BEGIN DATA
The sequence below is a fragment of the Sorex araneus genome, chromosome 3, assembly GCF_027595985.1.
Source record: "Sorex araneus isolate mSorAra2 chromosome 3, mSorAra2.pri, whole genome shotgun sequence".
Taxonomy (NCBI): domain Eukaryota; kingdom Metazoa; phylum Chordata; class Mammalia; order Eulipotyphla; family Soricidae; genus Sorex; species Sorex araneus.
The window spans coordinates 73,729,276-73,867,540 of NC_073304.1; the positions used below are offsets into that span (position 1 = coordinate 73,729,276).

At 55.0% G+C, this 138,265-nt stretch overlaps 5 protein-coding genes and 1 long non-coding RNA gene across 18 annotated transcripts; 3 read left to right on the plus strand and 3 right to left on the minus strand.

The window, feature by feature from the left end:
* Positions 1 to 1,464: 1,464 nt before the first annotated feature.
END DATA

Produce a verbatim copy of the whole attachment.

The sequence below is a fragment of the Sorex araneus genome, chromosome 3, assembly GCF_027595985.1.
Source record: "Sorex araneus isolate mSorAra2 chromosome 3, mSorAra2.pri, whole genome shotgun sequence".
Taxonomy (NCBI): domain Eukaryota; kingdom Metazoa; phylum Chordata; class Mammalia; order Eulipotyphla; family Soricidae; genus Sorex; species Sorex araneus.
The window spans coordinates 73,729,276-73,867,540 of NC_073304.1; the positions used below are offsets into that span (position 1 = coordinate 73,729,276).

At 55.0% G+C, this 138,265-nt stretch overlaps 5 protein-coding genes and 1 long non-coding RNA gene across 18 annotated transcripts; 3 read left to right on the plus strand and 3 right to left on the minus strand.

The window, feature by feature from the left end:
* Positions 1 to 1,464: 1,464 nt before the first annotated feature.